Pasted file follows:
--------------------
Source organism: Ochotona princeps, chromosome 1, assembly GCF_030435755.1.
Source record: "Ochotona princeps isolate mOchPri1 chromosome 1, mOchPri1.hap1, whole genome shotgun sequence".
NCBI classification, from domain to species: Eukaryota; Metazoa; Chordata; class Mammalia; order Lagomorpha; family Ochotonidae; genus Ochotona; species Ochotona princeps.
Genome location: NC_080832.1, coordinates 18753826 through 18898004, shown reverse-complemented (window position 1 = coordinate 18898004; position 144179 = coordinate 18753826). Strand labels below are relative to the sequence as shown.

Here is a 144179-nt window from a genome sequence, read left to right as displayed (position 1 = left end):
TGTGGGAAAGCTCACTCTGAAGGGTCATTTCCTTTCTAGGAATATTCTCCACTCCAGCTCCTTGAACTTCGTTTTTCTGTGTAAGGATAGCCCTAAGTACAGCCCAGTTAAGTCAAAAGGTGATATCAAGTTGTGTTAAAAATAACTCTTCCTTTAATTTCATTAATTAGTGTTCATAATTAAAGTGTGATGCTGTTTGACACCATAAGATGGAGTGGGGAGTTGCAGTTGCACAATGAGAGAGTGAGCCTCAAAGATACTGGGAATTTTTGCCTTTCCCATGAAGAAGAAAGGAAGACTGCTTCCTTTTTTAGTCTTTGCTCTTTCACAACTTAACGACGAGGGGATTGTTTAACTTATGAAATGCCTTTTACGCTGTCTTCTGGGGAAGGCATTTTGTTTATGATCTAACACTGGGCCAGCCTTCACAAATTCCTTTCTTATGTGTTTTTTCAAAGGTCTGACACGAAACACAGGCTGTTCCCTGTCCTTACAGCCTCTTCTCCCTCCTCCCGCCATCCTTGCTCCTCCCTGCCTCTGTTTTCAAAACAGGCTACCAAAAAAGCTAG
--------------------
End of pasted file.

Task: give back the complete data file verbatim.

Source organism: Ochotona princeps, chromosome 1, assembly GCF_030435755.1.
Source record: "Ochotona princeps isolate mOchPri1 chromosome 1, mOchPri1.hap1, whole genome shotgun sequence".
NCBI classification, from domain to species: Eukaryota; Metazoa; Chordata; class Mammalia; order Lagomorpha; family Ochotonidae; genus Ochotona; species Ochotona princeps.
Genome location: NC_080832.1, coordinates 18753826 through 18898004, shown reverse-complemented (window position 1 = coordinate 18898004; position 144179 = coordinate 18753826). Strand labels below are relative to the sequence as shown.

Here is a 144179-nt window from a genome sequence, read left to right as displayed (position 1 = left end):
TGTGGGAAAGCTCACTCTGAAGGGTCATTTCCTTTCTAGGAATATTCTCCACTCCAGCTCCTTGAACTTCGTTTTTCTGTGTAAGGATAGCCCTAAGTACAGCCCAGTTAAGTCAAAAGGTGATATCAAGTTGTGTTAAAAATAACTCTTCCTTTAATTTCATTAATTAGTGTTCATAATTAAAGTGTGATGCTGTTTGACACCATAAGATGGAGTGGGGAGTTGCAGTTGCACAATGAGAGAGTGAGCCTCAAAGATACTGGGAATTTTTGCCTTTCCCATGAAGAAGAAAGGAAGACTGCTTCCTTTTTTAGTCTTTGCTCTTTCACAACTTAACGACGAGGGGATTGTTTAACTTATGAAATGCCTTTTACGCTGTCTTCTGGGGAAGGCATTTTGTTTATGATCTAACACTGGGCCAGCCTTCACAAATTCCTTTCTTATGTGTTTTTTCAAAGGTCTGACACGAAACACAGGCTGTTCCCTGTCCTTACAGCCTCTTCTCCCTCCTCCCGCCATCCTTGCTCCTCCCTGCCTCTGTTTTCAAAACAGGCTACCAAAAAAGCTAG